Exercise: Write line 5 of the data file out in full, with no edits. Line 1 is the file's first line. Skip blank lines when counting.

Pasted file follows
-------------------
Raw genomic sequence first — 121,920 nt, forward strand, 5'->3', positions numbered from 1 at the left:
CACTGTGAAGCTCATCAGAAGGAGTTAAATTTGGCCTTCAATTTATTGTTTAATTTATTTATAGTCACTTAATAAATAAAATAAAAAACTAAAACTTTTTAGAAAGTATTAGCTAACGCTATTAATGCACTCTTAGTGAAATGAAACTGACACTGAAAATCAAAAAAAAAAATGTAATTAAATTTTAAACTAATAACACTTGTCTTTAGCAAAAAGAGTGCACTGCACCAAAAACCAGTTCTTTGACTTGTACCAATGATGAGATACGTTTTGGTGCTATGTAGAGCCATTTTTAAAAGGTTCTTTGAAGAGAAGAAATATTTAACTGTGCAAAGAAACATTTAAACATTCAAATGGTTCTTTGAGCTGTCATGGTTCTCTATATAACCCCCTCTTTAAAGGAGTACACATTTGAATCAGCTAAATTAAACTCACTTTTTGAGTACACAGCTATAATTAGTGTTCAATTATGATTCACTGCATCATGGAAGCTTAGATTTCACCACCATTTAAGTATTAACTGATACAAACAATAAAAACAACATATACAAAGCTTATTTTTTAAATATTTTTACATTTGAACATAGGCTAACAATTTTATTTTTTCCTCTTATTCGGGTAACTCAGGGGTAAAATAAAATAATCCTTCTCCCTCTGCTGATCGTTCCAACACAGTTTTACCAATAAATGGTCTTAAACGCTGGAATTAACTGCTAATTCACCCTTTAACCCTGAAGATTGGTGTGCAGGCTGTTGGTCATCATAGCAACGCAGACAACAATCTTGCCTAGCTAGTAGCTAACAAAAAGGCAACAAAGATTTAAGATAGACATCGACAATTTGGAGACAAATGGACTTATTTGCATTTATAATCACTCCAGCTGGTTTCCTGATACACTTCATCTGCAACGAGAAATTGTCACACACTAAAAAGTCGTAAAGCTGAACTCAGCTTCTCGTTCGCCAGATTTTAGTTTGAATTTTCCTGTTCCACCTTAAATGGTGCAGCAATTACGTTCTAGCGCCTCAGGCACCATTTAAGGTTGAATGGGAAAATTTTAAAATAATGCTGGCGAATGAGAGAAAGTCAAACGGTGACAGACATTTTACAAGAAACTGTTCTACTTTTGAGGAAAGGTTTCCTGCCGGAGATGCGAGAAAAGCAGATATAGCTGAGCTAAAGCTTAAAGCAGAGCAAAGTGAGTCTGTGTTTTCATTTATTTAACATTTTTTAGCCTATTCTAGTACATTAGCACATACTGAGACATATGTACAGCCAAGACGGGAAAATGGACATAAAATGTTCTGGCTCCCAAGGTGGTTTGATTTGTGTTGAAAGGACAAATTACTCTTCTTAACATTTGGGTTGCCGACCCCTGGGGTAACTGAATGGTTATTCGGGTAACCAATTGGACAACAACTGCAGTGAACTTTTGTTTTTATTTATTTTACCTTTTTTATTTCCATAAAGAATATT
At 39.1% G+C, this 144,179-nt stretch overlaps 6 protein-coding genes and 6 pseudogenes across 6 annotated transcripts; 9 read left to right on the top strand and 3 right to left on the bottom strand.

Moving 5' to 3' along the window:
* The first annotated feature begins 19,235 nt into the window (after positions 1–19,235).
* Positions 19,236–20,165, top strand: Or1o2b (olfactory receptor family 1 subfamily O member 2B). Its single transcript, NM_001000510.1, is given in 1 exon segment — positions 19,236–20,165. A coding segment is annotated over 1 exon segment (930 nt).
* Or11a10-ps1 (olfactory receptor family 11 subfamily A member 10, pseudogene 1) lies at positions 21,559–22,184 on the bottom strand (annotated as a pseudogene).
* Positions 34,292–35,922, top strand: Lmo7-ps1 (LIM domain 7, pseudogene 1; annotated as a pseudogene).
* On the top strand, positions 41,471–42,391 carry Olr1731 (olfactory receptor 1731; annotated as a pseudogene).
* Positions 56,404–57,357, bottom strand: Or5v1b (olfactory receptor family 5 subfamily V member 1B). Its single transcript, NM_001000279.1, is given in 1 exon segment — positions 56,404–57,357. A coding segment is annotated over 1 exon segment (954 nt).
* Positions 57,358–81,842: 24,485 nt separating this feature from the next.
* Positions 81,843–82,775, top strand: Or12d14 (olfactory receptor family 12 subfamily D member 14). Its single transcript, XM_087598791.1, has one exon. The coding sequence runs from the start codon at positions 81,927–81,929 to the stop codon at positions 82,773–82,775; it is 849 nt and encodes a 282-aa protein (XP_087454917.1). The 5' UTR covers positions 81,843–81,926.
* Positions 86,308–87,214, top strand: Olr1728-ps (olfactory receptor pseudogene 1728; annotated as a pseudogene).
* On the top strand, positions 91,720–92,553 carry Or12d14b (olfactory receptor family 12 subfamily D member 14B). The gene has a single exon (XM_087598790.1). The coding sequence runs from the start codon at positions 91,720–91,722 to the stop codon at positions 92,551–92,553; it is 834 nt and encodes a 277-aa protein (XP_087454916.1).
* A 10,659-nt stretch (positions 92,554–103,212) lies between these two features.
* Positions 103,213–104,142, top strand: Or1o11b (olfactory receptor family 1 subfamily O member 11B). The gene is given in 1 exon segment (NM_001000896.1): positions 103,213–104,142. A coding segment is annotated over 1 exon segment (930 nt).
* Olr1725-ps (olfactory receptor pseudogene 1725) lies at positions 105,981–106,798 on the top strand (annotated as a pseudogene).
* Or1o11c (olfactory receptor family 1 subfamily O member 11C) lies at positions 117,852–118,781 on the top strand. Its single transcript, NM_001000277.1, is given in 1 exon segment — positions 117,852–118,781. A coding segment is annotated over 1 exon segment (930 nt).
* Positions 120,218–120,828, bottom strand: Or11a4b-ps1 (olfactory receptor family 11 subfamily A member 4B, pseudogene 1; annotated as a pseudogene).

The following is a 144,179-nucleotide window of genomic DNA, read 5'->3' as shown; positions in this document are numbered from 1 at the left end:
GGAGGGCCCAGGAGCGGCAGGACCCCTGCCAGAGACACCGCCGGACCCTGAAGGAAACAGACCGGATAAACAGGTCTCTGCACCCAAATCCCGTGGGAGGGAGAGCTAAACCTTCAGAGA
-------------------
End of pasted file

* The first annotated feature begins 19,235 nt into the window (after positions 1–19,235).